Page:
Podcasts are completely new to me. About all I have known of them is that my daughter downloads and listens to them via iTunes. I did catch several podcasts that libraries had created. One library did book reviews by a single staff member. Three or four I listened to were done by teen patrons and of course, were produced for other teens to promote the library. I noticed that one had a YA author recorded and had posted that as a podcast. Others just had links to podcasts about libraries in the news, that sort of thing.
The single staff member doing book reviews had the poorest audio quality of those I listened to. It sounded like a skipping record (that dates me) in a couple of places. The teen produced podcasts were sometimes too loud or the music drowned out the spoken word. The links to podcasts on news sites had the best audio quality, but overall none were so bad that I could not understand them. None of them required me to download an aggregator. I was able to listen to all of them from my computer. I liked that because we are not allowed to download anything without permission on our staff computers.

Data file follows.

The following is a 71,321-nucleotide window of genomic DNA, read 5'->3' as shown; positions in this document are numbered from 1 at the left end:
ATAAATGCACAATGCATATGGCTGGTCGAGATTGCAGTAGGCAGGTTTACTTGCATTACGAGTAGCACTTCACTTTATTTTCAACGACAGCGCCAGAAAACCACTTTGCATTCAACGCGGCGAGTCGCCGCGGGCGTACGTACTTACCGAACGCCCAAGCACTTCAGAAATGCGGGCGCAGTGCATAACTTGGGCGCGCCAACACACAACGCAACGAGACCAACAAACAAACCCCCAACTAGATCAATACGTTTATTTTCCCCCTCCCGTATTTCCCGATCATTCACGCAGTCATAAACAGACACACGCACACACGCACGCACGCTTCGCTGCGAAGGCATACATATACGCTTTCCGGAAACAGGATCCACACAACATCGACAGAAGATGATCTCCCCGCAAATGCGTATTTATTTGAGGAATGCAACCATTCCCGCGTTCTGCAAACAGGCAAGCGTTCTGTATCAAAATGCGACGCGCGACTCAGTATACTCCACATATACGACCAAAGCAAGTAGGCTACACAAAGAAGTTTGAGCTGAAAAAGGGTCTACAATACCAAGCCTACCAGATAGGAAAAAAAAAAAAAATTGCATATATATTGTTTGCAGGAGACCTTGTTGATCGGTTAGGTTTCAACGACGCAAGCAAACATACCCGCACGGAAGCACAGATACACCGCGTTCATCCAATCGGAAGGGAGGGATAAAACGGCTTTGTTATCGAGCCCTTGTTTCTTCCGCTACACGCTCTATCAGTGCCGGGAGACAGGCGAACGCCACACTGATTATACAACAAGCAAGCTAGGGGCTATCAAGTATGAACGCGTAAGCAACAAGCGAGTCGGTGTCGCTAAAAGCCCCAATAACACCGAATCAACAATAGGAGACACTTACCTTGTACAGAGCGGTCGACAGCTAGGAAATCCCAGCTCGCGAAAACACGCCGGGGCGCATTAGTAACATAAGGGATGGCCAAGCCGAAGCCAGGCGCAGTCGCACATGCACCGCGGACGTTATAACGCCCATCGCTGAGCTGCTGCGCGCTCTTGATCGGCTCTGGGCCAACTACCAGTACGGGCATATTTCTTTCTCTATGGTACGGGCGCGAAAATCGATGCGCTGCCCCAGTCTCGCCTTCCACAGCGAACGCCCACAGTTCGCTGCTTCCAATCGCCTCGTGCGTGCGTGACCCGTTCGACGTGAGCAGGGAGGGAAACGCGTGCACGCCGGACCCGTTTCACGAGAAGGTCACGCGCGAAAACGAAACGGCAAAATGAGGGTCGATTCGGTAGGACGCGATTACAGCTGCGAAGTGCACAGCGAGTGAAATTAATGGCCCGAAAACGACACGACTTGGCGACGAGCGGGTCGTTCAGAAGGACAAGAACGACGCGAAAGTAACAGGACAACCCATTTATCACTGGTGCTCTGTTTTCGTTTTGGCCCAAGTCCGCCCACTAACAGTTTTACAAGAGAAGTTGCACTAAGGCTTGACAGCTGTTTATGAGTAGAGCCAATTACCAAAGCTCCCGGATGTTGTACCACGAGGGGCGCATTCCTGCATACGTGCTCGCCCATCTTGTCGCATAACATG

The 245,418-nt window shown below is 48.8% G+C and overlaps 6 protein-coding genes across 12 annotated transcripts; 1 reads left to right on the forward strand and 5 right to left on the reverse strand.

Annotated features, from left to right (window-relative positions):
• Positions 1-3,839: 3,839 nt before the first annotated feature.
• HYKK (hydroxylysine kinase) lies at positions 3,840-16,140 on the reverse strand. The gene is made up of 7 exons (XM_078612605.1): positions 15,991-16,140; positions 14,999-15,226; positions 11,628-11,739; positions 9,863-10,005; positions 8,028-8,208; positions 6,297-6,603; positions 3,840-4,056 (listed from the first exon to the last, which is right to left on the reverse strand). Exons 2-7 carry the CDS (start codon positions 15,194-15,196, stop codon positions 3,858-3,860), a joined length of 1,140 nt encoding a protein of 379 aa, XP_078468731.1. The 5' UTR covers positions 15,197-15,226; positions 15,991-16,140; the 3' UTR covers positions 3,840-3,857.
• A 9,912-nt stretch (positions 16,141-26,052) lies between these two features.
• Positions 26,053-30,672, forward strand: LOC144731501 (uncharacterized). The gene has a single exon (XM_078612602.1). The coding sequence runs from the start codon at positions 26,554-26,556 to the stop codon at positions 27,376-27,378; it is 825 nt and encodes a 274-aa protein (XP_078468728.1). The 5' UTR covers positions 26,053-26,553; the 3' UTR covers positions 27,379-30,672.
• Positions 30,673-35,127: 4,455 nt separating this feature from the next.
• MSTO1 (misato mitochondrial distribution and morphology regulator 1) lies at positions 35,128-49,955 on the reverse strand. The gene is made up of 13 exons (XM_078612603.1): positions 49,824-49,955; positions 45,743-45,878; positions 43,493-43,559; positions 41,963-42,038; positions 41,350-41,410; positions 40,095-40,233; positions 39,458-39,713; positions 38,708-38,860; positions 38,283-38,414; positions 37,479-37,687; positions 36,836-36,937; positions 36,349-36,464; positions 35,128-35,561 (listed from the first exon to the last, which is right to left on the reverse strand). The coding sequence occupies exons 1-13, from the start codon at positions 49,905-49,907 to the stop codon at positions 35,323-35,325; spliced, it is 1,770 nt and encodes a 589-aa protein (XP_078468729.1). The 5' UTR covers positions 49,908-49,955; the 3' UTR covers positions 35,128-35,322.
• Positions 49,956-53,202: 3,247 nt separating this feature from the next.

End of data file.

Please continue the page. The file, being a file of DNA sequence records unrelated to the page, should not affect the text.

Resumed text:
One site actually had a list of aggregators to choose from and I found that helpful. I am subscribed to so many things now, I did not feel anything cry out to me enough that I would subscribe.
I certainly think podcasts could be useful to our patrons. We could tell of upcoming events, programming, meeting times and our book talks could be recorded. Even the storytimes could be recorded, I suppose. I enjoyed this thing because I learned something.